The Midnight Sky – 0 stars

The Midnight Sky's Heartbreaking Ending, Explained | CBR

George Clooney’s overly meditative, end of the world film makes the initial mistake of not quite telling us what happened to the planet. Something about radiation, and since he is alone in the Arctic, we are alone with him and his flashbacks and perhaps his hallucinations as he dies of cancer. But once you get a sense of the kind of ridiculous, ass-backward people living in the future, the cause of their extinction is of no great moment. They say chickens are so stupid they’ll drown in the rain. That’s us forty years hence.

But Clooney has one last task before he perishes.  He must get word to an incoming space vessel from Jupiter that the world has gone to pieces.  They have been on a two year mission and soon, they will be “in range” and Clooney can tell them, “Go back to the habitable moon near Jupiter.  Great danger here.”

This film is set in 2049. 

Now, imagine I am Peter Finch.  I want you all to stop reading, and go Google, “How long does it take to send a message to jupiter”. 

Result:  “approximately 35 minutes.  Radio waves travelling at 300,000 km/second would take approximately 35 minutes to reach a satellite orbiting Jupiter depending on alignment, and the same time to travel back to Earth, equaling about 1.2 hours.”

But filmvetter, you might say, the radiation threat just came on so quick there was no time!!!  THERE WAS NO TIME!!!!!!

Nonsense.  When the ship does get “in range” of Clooney and they establish contact, a message is downloaded (ha!!!) from the wife of crew member Kyle Chandler.

In it, she states that she is being evacuated and their sons are sick.

So, this calamity took some time.  Indeed, the opening scene shows continued evacuations and there is a later reference to survivors underground.

I guess in all the panic, however, no one thought, “Hey, let’s send a raven to the incoming ship from the potentially habitable moon off of Jupiter.” It’s like the president was George Costanza and someone yelled, “Fire!”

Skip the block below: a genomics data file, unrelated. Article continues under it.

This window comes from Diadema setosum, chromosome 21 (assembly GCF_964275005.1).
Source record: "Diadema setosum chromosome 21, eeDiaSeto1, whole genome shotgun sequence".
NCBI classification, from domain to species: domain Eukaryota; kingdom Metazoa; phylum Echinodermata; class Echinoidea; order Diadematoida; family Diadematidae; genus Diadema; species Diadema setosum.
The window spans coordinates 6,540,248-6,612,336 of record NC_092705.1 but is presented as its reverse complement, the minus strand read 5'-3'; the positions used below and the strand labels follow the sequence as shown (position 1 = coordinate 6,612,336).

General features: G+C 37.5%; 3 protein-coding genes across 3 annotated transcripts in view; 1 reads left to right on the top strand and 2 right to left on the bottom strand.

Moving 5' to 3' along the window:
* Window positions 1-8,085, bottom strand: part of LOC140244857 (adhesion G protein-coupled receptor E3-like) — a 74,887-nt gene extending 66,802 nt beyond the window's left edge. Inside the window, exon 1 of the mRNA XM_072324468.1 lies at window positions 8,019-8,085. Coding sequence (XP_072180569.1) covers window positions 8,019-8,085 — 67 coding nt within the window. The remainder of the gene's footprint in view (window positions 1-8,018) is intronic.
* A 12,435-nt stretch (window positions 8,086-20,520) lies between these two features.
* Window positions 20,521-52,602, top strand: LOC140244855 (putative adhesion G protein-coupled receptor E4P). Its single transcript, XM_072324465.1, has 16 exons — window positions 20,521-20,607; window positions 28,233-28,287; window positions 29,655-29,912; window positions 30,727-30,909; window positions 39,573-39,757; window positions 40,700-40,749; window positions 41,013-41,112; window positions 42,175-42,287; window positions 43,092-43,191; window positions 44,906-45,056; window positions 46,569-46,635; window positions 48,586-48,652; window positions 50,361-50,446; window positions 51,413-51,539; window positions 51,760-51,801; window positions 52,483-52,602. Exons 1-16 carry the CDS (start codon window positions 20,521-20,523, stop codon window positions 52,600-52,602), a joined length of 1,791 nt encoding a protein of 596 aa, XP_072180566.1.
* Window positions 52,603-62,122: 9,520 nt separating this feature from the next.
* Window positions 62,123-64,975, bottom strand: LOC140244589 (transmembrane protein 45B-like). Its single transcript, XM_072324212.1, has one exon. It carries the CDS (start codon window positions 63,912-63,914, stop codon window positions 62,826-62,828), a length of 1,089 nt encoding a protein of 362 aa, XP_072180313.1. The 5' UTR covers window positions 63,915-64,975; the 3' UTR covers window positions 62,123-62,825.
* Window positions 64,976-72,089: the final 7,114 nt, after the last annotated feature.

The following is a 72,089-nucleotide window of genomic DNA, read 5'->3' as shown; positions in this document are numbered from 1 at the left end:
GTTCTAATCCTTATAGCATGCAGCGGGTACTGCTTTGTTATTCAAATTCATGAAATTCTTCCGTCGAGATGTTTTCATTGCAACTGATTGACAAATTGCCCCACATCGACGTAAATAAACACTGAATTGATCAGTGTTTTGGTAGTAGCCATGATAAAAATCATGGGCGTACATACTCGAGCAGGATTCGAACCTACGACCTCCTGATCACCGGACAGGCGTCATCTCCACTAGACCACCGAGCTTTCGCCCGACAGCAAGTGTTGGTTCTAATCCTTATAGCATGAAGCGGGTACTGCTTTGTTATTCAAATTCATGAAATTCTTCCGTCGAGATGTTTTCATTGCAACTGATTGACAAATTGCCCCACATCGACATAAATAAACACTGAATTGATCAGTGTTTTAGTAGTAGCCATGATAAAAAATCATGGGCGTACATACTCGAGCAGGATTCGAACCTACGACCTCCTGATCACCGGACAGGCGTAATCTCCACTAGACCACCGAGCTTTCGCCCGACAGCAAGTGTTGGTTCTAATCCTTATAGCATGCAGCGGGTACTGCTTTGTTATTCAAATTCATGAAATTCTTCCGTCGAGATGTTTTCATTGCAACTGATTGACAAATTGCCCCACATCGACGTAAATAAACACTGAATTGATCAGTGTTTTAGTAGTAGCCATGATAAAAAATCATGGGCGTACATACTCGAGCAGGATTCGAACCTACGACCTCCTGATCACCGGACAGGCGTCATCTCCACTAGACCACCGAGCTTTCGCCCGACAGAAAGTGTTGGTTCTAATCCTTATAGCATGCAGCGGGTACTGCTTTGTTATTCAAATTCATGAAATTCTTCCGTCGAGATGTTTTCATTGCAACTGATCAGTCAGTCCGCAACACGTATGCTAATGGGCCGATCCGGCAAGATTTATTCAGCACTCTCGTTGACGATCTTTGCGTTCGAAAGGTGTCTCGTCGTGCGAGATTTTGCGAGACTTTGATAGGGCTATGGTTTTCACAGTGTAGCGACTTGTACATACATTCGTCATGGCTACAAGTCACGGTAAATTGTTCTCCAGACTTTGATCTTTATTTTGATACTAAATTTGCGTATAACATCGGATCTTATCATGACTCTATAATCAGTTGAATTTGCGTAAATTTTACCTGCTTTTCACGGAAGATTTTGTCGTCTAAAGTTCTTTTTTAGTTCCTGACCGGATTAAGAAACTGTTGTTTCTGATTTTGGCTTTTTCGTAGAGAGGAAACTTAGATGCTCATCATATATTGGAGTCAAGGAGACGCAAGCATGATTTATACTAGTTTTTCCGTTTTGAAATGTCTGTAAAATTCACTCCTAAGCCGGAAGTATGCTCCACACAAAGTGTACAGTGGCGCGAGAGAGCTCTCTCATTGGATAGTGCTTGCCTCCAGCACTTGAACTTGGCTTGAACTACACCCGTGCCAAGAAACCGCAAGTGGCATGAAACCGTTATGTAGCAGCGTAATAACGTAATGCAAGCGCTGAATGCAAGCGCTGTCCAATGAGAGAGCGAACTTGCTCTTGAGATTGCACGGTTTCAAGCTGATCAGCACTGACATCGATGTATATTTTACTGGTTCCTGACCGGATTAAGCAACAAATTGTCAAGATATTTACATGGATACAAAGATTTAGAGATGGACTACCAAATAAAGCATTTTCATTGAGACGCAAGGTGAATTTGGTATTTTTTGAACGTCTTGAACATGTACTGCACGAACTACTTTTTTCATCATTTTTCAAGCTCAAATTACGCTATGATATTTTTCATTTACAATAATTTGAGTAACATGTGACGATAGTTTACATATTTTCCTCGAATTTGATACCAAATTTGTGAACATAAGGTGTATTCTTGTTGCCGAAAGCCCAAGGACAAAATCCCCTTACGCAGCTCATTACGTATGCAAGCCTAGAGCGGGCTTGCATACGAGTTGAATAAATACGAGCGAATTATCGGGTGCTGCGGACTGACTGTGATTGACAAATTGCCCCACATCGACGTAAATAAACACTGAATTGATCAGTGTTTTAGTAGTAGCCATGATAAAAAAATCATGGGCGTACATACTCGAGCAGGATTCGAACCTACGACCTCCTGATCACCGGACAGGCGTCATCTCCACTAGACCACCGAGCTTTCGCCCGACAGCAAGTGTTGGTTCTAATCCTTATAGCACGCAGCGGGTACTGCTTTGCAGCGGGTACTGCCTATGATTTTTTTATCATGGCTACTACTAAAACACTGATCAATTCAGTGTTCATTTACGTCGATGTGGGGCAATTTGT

It gets worse.

In The Martian, I raved about Matt Damon’s intrepid skills when he was stranded, and I also nit-bitched about the hip slackers on the ground (“the people who work at NASA have a certain blasé “I worked in a Blockbuster and I will never wear a uniform again” mien”)

I owe the NASA staff in The Martian an apology.  They were the cream of the crop compared to this lot.  And while Damon was dexterous and tough, here, the crew presents as a mixture of incurious and frivolous.  When they learn that life on our planet has not only changed, but that the planet is lethal, half of them somberly insist on going to their homes to face certain death. They literally abandon ship.  The other half head off back to Jupiter with a badly damaged vessel minus two critical team members. But all four seem unperturbed. Where is Chuck Heston and “You maniacs! You blew it up!” when you need him?

Oh, and the two who are Jupiter-bound are Captain Daniel Oyewelo and Felicity Jones.  It appears the good captain has been at it with the crew, because she is pregnant with his child!  Another crew member, Tiffany Boone, throws up several times because she has to make her first space walk. And she’s not even the one who is knocked up.

Or is she?

Mind you, this was not a 20 year voyage.

It was two!!!!!!!

(A good friend did note that at least the movie progeny will be something special, as the offspring of a filmic Martin Luther King, Jr. and Ruth Bader Ginsberg.)

Alas, NASA, apparently, becomes the DMV in the future.

Ultimately, the film is not only stupid, it is depressing. In the future, we supplant bravery and common cause and sense with uber-narcissism.

The schmaltzy, arty ending is insufferable.

Adding insult to injury, there’s a crew sing-a-long to Sweet Caroline. 

Oof.

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